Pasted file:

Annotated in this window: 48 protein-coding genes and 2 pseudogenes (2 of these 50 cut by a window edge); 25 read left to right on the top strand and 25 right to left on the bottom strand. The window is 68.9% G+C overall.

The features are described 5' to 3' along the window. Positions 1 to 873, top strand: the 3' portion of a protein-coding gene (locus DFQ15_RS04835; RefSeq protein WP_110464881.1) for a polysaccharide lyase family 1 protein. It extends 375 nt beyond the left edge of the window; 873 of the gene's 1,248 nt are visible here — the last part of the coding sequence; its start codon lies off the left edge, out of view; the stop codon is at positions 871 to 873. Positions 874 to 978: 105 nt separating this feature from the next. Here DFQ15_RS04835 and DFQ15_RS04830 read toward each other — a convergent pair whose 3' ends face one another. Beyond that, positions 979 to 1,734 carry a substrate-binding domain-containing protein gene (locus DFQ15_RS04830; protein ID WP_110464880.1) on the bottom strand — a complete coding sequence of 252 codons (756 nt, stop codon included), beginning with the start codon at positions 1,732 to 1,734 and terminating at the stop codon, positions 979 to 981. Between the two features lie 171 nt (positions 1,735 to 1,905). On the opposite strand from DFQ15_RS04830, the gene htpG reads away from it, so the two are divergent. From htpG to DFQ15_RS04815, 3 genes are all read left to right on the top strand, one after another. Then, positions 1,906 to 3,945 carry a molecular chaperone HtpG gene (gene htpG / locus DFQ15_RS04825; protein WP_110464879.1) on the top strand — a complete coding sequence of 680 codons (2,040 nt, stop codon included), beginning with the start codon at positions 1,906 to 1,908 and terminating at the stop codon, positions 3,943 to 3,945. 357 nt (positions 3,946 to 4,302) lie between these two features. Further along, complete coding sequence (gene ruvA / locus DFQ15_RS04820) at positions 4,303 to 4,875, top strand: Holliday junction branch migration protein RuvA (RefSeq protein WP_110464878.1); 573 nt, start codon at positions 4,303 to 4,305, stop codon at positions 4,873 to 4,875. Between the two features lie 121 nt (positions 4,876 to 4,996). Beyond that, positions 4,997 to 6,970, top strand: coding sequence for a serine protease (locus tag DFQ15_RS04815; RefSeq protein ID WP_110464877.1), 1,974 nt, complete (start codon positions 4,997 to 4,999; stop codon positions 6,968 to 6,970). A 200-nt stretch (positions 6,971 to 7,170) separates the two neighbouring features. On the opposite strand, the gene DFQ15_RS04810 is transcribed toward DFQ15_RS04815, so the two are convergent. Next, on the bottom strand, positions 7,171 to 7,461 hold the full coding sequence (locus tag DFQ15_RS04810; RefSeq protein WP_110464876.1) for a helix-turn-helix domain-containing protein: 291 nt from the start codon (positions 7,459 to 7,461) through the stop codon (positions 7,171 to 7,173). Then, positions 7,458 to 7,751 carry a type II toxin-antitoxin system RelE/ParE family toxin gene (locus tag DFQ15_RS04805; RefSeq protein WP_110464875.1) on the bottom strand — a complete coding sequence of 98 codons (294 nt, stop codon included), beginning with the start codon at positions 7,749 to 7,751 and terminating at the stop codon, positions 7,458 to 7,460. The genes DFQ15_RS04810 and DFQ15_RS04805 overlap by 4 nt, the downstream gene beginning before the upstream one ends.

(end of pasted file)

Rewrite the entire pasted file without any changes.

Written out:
Annotated in this window: 48 protein-coding genes and 2 pseudogenes (2 of these 50 cut by a window edge); 25 read left to right on the top strand and 25 right to left on the bottom strand. The window is 68.9% G+C overall.

The features are described 5' to 3' along the window. Positions 1 to 873, top strand: the 3' portion of a protein-coding gene (locus DFQ15_RS04835; RefSeq protein WP_110464881.1) for a polysaccharide lyase family 1 protein. It extends 375 nt beyond the left edge of the window; 873 of the gene's 1,248 nt are visible here — the last part of the coding sequence; its start codon lies off the left edge, out of view; the stop codon is at positions 871 to 873. Positions 874 to 978: 105 nt separating this feature from the next. Here DFQ15_RS04835 and DFQ15_RS04830 read toward each other — a convergent pair whose 3' ends face one another. Beyond that, positions 979 to 1,734 carry a substrate-binding domain-containing protein gene (locus DFQ15_RS04830; protein ID WP_110464880.1) on the bottom strand — a complete coding sequence of 252 codons (756 nt, stop codon included), beginning with the start codon at positions 1,732 to 1,734 and terminating at the stop codon, positions 979 to 981. Between the two features lie 171 nt (positions 1,735 to 1,905). On the opposite strand from DFQ15_RS04830, the gene htpG reads away from it, so the two are divergent. From htpG to DFQ15_RS04815, 3 genes are all read left to right on the top strand, one after another. Then, positions 1,906 to 3,945 carry a molecular chaperone HtpG gene (gene htpG / locus DFQ15_RS04825; protein WP_110464879.1) on the top strand — a complete coding sequence of 680 codons (2,040 nt, stop codon included), beginning with the start codon at positions 1,906 to 1,908 and terminating at the stop codon, positions 3,943 to 3,945. 357 nt (positions 3,946 to 4,302) lie between these two features. Further along, complete coding sequence (gene ruvA / locus DFQ15_RS04820) at positions 4,303 to 4,875, top strand: Holliday junction branch migration protein RuvA (RefSeq protein WP_110464878.1); 573 nt, start codon at positions 4,303 to 4,305, stop codon at positions 4,873 to 4,875. Between the two features lie 121 nt (positions 4,876 to 4,996). Beyond that, positions 4,997 to 6,970, top strand: coding sequence for a serine protease (locus tag DFQ15_RS04815; RefSeq protein ID WP_110464877.1), 1,974 nt, complete (start codon positions 4,997 to 4,999; stop codon positions 6,968 to 6,970). A 200-nt stretch (positions 6,971 to 7,170) separates the two neighbouring features. On the opposite strand, the gene DFQ15_RS04810 is transcribed toward DFQ15_RS04815, so the two are convergent. Next, on the bottom strand, positions 7,171 to 7,461 hold the full coding sequence (locus tag DFQ15_RS04810; RefSeq protein WP_110464876.1) for a helix-turn-helix domain-containing protein: 291 nt from the start codon (positions 7,459 to 7,461) through the stop codon (positions 7,171 to 7,173). Then, positions 7,458 to 7,751 carry a type II toxin-antitoxin system RelE/ParE family toxin gene (locus tag DFQ15_RS04805; RefSeq protein WP_110464875.1) on the bottom strand — a complete coding sequence of 98 codons (294 nt, stop codon included), beginning with the start codon at positions 7,749 to 7,751 and terminating at the stop codon, positions 7,458 to 7,460. The genes DFQ15_RS04810 and DFQ15_RS04805 overlap by 4 nt, the downstream gene beginning before the upstream one ends.